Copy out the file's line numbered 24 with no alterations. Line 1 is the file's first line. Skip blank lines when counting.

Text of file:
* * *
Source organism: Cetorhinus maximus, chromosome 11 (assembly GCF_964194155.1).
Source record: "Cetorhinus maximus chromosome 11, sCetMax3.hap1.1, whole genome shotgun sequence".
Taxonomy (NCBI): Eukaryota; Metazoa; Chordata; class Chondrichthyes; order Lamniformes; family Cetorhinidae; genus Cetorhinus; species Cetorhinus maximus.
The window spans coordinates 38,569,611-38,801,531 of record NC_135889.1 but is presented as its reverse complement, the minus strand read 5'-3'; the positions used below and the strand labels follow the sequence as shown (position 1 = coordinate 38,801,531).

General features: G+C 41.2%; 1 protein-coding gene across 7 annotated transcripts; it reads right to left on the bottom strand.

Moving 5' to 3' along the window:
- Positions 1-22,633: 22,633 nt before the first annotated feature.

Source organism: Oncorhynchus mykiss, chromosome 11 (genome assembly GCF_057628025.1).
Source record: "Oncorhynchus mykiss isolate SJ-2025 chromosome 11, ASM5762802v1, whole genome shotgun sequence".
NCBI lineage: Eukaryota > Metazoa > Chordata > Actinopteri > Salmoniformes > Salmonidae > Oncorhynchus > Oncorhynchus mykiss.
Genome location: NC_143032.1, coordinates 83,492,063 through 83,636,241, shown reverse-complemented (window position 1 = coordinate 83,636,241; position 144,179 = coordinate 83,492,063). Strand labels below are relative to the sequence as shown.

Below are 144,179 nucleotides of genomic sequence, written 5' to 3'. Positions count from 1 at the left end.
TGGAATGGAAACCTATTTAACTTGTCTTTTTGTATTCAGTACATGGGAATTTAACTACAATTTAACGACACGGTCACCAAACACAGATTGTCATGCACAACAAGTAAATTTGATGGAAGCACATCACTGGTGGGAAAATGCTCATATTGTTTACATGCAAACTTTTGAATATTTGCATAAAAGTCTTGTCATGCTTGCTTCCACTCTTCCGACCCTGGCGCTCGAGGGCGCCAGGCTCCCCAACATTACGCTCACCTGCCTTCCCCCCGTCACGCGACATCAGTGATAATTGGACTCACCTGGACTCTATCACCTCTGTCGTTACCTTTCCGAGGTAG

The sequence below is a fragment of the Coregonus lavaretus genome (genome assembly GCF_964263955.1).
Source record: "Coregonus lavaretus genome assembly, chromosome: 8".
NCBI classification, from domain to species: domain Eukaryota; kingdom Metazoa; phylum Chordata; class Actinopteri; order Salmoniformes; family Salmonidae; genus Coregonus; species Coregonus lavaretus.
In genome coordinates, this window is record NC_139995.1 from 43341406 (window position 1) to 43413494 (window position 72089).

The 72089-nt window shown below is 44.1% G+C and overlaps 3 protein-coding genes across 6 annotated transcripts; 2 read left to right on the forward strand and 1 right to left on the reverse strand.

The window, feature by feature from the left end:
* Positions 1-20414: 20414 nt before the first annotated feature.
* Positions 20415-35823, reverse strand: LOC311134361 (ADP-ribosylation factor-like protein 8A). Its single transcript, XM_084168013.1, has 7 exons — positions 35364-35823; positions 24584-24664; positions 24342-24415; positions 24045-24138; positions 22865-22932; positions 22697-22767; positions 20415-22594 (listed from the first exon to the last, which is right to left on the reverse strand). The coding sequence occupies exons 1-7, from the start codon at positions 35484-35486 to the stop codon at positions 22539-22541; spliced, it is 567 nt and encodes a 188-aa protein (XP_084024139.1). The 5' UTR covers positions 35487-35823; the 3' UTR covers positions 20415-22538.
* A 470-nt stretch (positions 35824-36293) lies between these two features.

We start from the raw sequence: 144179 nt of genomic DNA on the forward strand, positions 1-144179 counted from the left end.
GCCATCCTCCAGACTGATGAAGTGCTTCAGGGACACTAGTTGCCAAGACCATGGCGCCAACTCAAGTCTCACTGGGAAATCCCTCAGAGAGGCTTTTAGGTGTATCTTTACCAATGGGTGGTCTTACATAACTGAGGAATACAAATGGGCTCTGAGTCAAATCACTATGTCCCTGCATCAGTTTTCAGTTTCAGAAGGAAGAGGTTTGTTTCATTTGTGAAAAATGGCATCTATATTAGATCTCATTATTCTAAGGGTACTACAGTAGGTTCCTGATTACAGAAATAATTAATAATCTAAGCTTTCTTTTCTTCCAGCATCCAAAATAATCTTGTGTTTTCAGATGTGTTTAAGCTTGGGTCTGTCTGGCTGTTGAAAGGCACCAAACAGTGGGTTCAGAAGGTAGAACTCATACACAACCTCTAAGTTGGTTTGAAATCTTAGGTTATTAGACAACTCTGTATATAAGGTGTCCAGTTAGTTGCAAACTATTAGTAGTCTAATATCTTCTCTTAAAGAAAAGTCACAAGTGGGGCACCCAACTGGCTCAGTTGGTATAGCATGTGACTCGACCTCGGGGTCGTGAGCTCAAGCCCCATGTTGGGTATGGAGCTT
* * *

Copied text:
GCCATCCTCCAGACTGATGAAGTGCTTCAGGGACACTAGTTGCCAAGACCATGGCGCCAACTCAAGTCTCACTGGGAAATCCCTCAGAGAGGCTTTTAGGTGTATCTTTACCAATGGGTGGTCTTACATAACTGAGGAATACAAATGGGCTCTGAGTCAAATCACTATGTCCCTGCATCAGTTTTCAGTTTCAGAAGGAAGAGGTTTGTTTCATTTGTGAAAAATGGCATCTATATTAGATCTCATTATTCTAAGGGTACTACAGTAGGTTCCTGATTACAGAAATAATTAATAATCTAAGCTTTCTTTTCTTCCAGCATCCAAAATAATCTTGTGTTTTCAGATGTGTTTAAGCTTGGGTCTGTCTGGCTGTTGAAAGGCACCAAACAGTGGGTTCAGAAGGTAGAACTCATACACAACCTCTAAGTTGGTTTGAAATCTTAGGTTATTAGACAACTCTGTATATAAGGTGTCCAGTTAGTTGCAAACTATTAGTAGTCTAATATCTTCTCTTAAAGAAAAGTCACAAGTGGGGCACCCAACTGGCTCAGTTGGTATAGCATGTGACTCGACCTCGGGGTCGTGAGCTCAAGCCCCATGTTGGGTATGGAGCTT